My running joke is that Fogo de Chão is indeed a lazy buffet, as all you have to do is sit while the gauchos tempt you with all the various choices of meats. There are the side dishes, but the whole churrascaria experience is worth the trip. You may find other churrascarias in the city, but the one that you may find yourself frequenting is Fogo de Chão, hands down. One thing to note is that the price may grow a few grey hairs in your head, in your beard if you’re bald. Go for lunch instead, when the prices are not as cha-ching as the dinner prices. But make sure it is during a half day at work because eating too much will result in a dire need to go to sleep afterwards. Another thing is that it would be a crime to go to the restaurant if you are not one for eating meat. The salad bar panders to the vegetarian and pescatarian palates wonderfully. Still, the constant view of meat would tempt even a staunch vegan. As for me, I think I gained enough weight to keep my word to my high school sweetheart. But that was not enough. She called and told me that she lost a few more pounds. Looks like I will be getting up to 220 pounds by the beginning of the New Year. My resolution will be to stop making pacts, but it won’t be to stop eating like a bottomless culinary fanatic.

Fogo de Chão on Urbanspoon

What You Won’t Do for Food

Yilin Japanese & Chinese Cuisine

A Saturday afternoon and my belly was having its usual constitution, grumbling and complaining about not having been fed after a mere two hours had passed. I was in Oak Park, Illinois, at a spice shop looking for some flavoured cooking and baking oils. Having combed through several restaurants in the Oak Park neighbourhood, I had found myself traipsing down Madison Avenue in Forest Park. Plenty of pubs in the area to leave the Irish with options for quenching their thirsts. At the far west end of the Madison Avenue stretch of eateries at 7600 W. Madison Street, there is Yilin Japanese and Chinese restaurant.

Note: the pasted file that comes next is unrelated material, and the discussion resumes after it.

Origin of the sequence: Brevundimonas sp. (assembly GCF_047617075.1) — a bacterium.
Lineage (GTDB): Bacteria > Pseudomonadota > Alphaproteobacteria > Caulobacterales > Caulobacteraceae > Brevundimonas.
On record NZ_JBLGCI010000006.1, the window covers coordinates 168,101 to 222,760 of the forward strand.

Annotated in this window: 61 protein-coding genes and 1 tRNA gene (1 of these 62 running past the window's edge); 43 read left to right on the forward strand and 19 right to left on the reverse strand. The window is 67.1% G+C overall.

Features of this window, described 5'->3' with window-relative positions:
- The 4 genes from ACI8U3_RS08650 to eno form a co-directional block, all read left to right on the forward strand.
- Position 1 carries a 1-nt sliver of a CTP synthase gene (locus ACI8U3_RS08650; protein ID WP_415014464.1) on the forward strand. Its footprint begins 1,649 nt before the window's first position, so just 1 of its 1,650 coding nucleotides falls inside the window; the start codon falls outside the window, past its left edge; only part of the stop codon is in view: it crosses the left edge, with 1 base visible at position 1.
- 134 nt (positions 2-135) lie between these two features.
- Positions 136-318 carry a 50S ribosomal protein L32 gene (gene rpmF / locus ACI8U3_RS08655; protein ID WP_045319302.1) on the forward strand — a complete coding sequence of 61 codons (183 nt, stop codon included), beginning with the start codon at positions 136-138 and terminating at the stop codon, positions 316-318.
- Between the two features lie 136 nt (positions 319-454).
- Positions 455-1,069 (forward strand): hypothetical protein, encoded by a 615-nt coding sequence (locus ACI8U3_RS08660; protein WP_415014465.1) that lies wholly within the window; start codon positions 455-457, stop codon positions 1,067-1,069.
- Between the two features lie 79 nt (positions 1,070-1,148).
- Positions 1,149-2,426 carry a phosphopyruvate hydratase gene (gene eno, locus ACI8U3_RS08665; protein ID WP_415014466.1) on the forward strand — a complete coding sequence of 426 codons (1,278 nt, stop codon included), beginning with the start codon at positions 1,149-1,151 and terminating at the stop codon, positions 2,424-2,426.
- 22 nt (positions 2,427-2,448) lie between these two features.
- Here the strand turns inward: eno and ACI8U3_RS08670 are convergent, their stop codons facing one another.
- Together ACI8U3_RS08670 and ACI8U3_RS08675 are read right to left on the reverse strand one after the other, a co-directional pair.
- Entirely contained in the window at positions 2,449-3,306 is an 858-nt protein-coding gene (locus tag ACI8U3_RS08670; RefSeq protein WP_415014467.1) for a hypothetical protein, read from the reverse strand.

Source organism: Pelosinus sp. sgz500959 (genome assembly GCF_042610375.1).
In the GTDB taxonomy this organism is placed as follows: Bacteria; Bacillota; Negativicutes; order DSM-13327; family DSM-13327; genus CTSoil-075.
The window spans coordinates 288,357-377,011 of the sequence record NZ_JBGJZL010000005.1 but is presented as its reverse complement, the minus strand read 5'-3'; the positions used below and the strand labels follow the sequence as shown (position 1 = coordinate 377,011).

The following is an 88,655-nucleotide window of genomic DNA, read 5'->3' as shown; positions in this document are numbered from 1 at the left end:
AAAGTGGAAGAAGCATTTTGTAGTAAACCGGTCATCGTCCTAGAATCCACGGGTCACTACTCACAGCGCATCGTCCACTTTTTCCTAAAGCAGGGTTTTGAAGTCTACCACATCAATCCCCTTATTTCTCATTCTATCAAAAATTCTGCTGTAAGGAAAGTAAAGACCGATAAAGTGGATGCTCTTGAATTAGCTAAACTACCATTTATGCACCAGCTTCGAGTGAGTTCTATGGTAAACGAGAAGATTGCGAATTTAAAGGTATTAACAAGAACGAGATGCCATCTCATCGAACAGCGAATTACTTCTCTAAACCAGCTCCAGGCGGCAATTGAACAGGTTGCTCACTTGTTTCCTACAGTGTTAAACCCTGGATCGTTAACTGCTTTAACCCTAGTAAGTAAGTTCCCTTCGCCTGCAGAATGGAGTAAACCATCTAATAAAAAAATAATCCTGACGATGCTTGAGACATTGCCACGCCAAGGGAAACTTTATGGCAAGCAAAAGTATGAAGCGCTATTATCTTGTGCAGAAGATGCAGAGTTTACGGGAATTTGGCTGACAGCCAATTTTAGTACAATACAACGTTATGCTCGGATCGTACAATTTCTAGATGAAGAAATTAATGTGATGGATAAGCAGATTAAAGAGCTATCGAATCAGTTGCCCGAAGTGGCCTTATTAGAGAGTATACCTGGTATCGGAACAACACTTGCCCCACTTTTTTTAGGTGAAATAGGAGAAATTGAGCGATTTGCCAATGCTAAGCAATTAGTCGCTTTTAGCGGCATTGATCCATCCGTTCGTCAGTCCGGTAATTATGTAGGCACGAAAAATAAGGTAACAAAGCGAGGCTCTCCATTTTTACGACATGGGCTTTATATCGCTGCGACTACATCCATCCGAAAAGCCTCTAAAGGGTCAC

Oh how I love Pan-Asian.

Edamame

The inside of the restaurant is reminiscent of a ski cottage with the wood and dark facing to everything. All you need is a fireplace, a mug of hot cocoa, and someone sitting by the fire with his or her leg in a cast. (Pause) Okay, that may be a bit too exaggerated. The customer service is top, and you can tell when smiles and statements of welcome are painful to hosts and hostesses, not the case here. There was a hint that English was indeed a second language and recently learned. While my Japanese is a bit more conversational than I may let on, I knew the slant to the eyes was Chinese, not Japanese. But the most common acknowledgement of a smile was more than enough to let me know that my business was important and that I was going to receive the best. I was off to a good start.

Hot and Sour Soup, Edamame

First to the table was complimentary edamame. As much as people enjoy a cup of those beans, it may have been shelling peas with my grandmother as a child that makes me grimace whenever a cup of edamame is placed before me. Thankful that these were not powdered with salt, I partook of the edamame to completion. Then there was a warm cup of hot and sour soup. Loved it. It has been years since I had hot and sour soup, having sworn off any restaurant Chinese food after having had some of the best authentic Chinese food prepared at the hands of my first post-college roommate’s parents.

Spicy Shrimp and Vegetables

Where it all got to be pedestrian was with the sweet and spicy shrimp. This was certainly a dish that I would have enjoyed more had I never been served “real” Chinese food. Thank you, Mr. and Mrs. Cheung, for preparing so much delicious Chinese food with real flavour that blew my mind, because the food that I have at any Chinese restaurant has as much zest as a boiled egg without salt. I devoured the plump sweet and spicy shrimp with a bowl of rice. I will not let food go to waste. And the complimentary slice of watermelon at the end of the meal was too cute for its own good. Usually there is a sweet for the palate. Who would have thought of a natural sweet instead?

Watermelon